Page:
I have the feeling that Thomas here forgot that the program was about Americans. Why should it matter that these people may look different and have different cultural histories than his idea of an American? If the program were about racism against African Americans or Asian Americans, would he have felt the same way? Why should it be different that these Americans highlighted belong to a group having connections unfairly made, to the wrong people?

Thomas states: "However, the story that needs to go out during this September should focus on the victims of 9/11, the accounts of bravery and sacrifice, and the many triumps as Americans reveal that our strength is highlighted in trials and th at we will prevail. In spite of our faults, our way is life is still vastly superior to all other."

Were these Americans highlighted in the program not victims, not heroes? Were they not brave and strong in their encounters with hatred and prejudice? And, which "way of life" is vastly superior? Is there really only one American way of life?

Josh Broton
Sioux Falls, SD
I am shocked and disturbed by the "victim" attitudes that so many Arabs in other parts of the world have, and how dubiously well you portray and support their position. We (Americans) have done nothing to them and yet they continually blame us for all of their troubles. Why is it that the UN even believes that they live in a backwards society? Its because they do. Its as if modern progress stopped at about 1800 AD right around the Middle East. They complain, yet countries that are more open to the West (such as Israel), enjoys immense luxuries.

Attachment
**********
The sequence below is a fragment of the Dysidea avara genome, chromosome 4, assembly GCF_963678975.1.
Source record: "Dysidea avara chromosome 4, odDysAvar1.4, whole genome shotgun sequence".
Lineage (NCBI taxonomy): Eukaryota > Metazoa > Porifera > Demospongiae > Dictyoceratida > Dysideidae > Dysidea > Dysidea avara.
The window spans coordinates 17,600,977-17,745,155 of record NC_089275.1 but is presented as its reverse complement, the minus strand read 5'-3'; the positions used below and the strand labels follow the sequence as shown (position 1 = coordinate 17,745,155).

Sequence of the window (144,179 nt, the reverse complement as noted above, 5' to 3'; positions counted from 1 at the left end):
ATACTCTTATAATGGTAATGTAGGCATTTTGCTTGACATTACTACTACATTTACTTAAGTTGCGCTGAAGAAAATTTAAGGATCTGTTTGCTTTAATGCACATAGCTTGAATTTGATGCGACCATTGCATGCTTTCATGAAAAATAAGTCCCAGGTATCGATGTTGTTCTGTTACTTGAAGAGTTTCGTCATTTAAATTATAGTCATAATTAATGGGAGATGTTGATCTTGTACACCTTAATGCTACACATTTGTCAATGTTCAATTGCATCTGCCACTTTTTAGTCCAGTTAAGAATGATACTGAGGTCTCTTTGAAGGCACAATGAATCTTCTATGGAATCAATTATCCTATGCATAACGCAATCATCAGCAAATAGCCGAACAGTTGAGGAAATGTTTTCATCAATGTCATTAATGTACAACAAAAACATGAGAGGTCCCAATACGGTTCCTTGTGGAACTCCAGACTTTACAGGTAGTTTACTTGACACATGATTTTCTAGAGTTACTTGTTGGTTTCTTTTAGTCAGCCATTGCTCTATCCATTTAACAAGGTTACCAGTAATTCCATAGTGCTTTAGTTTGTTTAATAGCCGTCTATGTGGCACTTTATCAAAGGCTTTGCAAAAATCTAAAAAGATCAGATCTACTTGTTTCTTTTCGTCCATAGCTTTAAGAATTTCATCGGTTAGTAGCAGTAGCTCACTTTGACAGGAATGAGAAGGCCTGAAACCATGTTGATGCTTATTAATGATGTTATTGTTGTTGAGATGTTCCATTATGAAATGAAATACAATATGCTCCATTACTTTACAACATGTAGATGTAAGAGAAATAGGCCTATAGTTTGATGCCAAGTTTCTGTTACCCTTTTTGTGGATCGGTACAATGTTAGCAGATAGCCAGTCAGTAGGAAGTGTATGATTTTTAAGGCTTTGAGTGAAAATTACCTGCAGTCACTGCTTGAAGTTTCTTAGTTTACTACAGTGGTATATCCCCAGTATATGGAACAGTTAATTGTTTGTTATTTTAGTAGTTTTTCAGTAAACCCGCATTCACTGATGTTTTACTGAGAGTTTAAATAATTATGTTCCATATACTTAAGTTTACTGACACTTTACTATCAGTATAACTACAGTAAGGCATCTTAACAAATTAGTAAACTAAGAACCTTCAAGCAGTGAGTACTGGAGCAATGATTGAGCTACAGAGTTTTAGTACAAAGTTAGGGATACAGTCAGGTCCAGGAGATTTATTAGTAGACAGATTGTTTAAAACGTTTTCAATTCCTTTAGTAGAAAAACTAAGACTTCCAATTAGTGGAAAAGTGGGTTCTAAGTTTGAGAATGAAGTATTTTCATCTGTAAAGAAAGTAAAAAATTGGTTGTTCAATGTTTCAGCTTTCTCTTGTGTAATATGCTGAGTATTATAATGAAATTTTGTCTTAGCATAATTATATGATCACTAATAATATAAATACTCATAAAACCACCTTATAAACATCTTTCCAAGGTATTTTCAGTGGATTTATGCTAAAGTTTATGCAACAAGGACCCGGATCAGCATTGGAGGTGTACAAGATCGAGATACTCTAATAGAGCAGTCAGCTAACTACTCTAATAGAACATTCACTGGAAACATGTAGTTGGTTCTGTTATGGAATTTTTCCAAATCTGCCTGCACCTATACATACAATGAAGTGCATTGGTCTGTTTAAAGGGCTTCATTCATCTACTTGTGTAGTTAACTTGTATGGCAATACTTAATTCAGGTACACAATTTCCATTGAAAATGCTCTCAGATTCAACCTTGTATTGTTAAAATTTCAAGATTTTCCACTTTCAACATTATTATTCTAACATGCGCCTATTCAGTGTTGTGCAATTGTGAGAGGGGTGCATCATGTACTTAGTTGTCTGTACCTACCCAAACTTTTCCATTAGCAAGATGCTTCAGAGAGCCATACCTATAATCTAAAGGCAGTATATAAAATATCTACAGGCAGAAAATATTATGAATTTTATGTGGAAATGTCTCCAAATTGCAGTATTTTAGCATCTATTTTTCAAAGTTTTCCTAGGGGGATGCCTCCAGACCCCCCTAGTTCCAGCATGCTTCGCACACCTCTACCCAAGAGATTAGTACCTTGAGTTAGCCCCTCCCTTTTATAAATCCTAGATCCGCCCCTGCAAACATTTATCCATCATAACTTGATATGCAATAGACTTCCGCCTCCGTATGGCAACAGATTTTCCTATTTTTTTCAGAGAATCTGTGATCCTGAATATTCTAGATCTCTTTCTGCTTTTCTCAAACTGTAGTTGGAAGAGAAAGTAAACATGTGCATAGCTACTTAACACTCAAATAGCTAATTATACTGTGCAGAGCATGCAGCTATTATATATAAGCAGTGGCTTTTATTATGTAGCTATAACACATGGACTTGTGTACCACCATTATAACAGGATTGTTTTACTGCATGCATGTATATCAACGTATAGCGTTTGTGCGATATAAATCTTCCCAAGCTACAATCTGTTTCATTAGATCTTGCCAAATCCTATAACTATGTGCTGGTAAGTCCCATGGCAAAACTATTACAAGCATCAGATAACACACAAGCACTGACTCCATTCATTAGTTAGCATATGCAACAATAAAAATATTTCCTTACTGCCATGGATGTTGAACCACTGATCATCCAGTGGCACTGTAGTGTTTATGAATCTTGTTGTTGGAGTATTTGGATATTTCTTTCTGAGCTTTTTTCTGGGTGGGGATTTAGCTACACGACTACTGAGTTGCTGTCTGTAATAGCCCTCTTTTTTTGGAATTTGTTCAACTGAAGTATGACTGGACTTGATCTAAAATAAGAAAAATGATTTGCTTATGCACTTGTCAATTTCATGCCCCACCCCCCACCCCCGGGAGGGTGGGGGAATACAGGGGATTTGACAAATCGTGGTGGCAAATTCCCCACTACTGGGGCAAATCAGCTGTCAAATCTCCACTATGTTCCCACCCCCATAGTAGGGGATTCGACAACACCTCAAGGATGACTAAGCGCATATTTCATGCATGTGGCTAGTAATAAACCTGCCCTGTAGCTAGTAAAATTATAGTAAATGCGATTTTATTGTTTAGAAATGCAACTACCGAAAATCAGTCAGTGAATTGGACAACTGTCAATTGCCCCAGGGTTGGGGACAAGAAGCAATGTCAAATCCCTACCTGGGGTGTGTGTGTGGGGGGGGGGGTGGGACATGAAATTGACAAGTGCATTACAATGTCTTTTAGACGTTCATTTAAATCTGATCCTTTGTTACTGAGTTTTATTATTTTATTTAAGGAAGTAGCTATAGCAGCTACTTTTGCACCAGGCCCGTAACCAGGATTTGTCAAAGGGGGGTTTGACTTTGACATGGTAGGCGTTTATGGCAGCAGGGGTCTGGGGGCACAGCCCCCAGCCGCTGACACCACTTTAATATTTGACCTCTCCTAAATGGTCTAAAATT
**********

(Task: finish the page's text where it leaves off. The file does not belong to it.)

I now plan to boycott everything PBS because of this bigoted documentary portraying Israelis as the aggressors. Shame on Americans that think its OK to go to a country half way around the world to stop terrorists, but hypocritically think its evil for Israel to police areas of THEIR OWN COUNTRY (thats right, the West Bank and Gaza Strip are parts of ISRAEL, not some imaginary Palestian state) against terrorists that are attacking every day verses once (like here in America).

Jim Wilson
Vancouver, Washington
Well, lots of anger and outrage on this talkback page.
The thing that really makes me wonder about americans is how fixated they are on this event. You still can't get away from it.. newspapers, TV... Sure, it was a horrible event. But 3000 people is nothing compared to the 140,000 dead from the terrorist bombing of nagasaki. Or the hundreds of thousands massacred in rwanada or east timor. (with US help I might add). The way americans go on and on about their tragedies you'd think someone had dropped a nuke on manhattan. Face it, it was a horrible atrocity, but in the scheme of 20th century atrocities it was pretty minor. How about devoting thousands of hours of news coverage to east timor or the bombing of serbian hospitals and TV stations? Nope.

Makes me ashamed to be american.

I caught the program by sheer luck, I wish there were more advertisement about it. As a recently naturalized Muslim (but not Arab) American citizen, I identify with the sentiments of all three New Yorkers.